I have been trying to make the best out of COVID-19 and have worked on a few pieces that imagine Cardiff without people. One where nature might thrive and creatures explore the streets and arcades. 

It has allowed me to take the time to explore ideas fully and focus on details that may have been missed in the past. Of course, it is a terrible and worrying time for many, but being a (sometimes miserable) optimist, I always to try to find the positives in every situation. 

What are some of your favourite pieces of work that you’ve done? Why? 

Gwdi-hw - This is an illustration I made during the time when the future of Gwdihw was being threatened by re-development. It was a place where I had made some beautiful friends and memories and it meant a lot to me. I made the piece to reflect the way I felt about the situation and it seemed to really connect with a great deal of people. 

I love the community that got together to try and save this space in a city where creatives are getting pushed out by big developers, and struggle to keep hold of creative spaces in our city. Unfortunately, the big dogs won and the space was unable to be saved, but the community is stronger than ever. 

Spillers records- This is a recent piece. The initial idea was to explore the impact that lockdown has had on nature, and the idea that animals may thrive in a city that was absent of human interaction. I posted the image online and received a response from people that was positive and uplifting, and many people claimed that it had offered an escape from reality and reminded them of happier times. 

WWF - This is an image I created for WWF Cymru. This is an organisation that does great and important work for all of us and I felt honored to represent them. I created two images that try and show a story that a grandfather had told his grandson of all the animals and nature he had seen in his younger life, in comparison to a future that is seen by the grandson. I like that these images can tell a story regardless of which order they are seen in. Also, personally I really love drawing birds, so this project appealed to me straight away.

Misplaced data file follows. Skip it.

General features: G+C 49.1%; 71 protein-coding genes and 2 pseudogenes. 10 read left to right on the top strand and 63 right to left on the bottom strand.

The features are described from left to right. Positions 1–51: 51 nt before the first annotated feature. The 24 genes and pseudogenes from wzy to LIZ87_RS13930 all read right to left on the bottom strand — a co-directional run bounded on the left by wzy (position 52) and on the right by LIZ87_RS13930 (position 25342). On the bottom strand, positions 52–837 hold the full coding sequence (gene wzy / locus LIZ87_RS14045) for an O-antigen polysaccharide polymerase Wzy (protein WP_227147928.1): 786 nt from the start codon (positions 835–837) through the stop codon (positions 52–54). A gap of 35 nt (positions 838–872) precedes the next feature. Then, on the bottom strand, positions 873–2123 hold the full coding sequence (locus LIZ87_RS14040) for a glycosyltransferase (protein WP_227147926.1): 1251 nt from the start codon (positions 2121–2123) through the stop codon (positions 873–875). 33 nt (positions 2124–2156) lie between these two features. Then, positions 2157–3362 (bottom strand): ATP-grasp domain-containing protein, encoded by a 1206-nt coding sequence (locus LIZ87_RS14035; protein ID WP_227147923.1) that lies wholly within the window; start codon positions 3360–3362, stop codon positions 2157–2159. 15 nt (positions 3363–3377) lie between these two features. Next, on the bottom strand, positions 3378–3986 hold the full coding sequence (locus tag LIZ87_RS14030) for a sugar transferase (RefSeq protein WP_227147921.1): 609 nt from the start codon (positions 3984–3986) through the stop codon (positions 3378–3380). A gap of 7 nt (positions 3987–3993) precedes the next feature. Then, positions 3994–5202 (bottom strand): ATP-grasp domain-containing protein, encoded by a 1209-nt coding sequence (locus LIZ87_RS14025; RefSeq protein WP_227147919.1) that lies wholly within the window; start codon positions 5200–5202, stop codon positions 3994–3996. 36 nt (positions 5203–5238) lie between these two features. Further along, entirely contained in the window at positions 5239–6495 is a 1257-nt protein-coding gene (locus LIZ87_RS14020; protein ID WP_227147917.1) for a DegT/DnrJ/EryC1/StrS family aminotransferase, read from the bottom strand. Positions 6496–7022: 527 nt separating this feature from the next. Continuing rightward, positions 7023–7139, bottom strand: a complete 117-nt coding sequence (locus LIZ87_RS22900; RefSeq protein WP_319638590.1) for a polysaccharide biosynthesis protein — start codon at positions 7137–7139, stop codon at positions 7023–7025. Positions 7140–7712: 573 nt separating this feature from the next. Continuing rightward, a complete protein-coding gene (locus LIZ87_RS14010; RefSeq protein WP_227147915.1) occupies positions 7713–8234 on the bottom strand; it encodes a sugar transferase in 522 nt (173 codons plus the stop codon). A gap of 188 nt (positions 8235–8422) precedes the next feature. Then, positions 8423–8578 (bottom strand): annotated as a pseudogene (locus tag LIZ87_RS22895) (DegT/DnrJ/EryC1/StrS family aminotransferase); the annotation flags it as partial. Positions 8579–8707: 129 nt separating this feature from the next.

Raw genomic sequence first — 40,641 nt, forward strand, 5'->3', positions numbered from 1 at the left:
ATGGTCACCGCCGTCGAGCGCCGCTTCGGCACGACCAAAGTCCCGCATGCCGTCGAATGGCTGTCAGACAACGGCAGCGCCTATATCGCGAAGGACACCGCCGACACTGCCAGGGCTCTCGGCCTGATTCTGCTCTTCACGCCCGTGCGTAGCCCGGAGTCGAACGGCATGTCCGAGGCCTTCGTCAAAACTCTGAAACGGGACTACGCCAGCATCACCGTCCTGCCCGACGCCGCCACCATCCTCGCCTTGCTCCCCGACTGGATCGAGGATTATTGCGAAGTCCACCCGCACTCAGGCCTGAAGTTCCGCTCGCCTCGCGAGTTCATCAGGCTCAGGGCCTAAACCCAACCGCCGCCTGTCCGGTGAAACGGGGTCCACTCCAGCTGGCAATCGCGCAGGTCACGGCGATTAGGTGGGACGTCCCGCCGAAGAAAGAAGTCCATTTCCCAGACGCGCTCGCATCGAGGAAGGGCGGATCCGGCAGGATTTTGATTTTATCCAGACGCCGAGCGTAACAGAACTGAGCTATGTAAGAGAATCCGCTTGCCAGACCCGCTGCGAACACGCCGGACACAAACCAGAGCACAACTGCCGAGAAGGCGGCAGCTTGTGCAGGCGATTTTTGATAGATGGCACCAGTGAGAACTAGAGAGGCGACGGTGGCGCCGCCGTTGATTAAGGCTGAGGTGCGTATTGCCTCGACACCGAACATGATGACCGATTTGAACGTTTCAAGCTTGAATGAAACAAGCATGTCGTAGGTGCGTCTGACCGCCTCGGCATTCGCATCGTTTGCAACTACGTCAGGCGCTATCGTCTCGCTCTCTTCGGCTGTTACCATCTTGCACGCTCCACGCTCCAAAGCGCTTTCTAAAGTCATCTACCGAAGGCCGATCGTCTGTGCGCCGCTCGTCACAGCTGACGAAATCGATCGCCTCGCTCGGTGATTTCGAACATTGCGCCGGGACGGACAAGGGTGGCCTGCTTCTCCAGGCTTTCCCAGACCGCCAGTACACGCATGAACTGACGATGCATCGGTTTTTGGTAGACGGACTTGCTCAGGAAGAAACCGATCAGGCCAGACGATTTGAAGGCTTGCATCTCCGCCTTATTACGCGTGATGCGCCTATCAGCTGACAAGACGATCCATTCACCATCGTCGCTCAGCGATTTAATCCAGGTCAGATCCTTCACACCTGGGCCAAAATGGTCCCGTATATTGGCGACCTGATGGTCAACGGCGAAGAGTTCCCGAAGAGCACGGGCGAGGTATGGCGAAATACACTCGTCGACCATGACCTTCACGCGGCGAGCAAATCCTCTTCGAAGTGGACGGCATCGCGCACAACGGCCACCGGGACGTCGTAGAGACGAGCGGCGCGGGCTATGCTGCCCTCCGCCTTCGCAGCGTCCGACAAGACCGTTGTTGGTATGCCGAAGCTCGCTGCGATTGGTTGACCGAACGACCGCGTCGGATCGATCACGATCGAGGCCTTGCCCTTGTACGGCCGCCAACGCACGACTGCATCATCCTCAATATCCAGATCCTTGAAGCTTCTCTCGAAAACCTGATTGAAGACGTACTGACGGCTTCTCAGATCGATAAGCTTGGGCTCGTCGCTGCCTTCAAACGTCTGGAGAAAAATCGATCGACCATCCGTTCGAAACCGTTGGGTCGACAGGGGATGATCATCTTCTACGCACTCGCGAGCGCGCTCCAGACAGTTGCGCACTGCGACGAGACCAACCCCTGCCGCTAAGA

What’s your creative philosophy? 

I make sure I draw every day even if I don’t have anything to draw. I just make sure I draw something, could be anything at all. 

I’ve learnt that I’m always critical of the outcome no matter what, but I find that I have usually achieved the outcome I set out to achieve even if the final image doesn’t look exactly how I had imagined. The original idea remains the same even if it looks slightly different to what it did in my head, but once it’s out there it’s up to the audience to interpret it in their own way. There’s usually something I think could have been better or didn’t quite match up with what I had originally thought up. 

So, my philosophy is to enjoy the process and the physical act of making an image no matter what the outcome. This gives me the freedom to continue being creative and keep improving on every project I do. I also like to leave in any 'mistakes' and make them a part of the process. 

What did you like about working on the Grange Pavilion Story?  

I already have an emotional connection with Grangetown, as it’s a place where my brother and sister-in-law lived for many years and brought up my nephew, Archie. I didn’t know much about the area before they lived there but it became the backdrop to some beautiful times for me. I also worked in Grangetown which led me to futher understand the area and community. 

From day one of discussing the Grangetown Pavilion project I could feel the passion of the community that had come together to make an amazing thing happen. Often, I’ve worked on projects where it’s hard to connect, but this was not the case for this project. 

It has been a delight exploring the story of the project and the people involved and I have been inspired to be a part of such a beautiful story. I worked on this project during lockdown.. we are in a situation that prevents us from being close to people and the outdoors, so this really offered a window into a world that existed outside of lockdown and I found it has been a great escape to be exploring these events, places and people.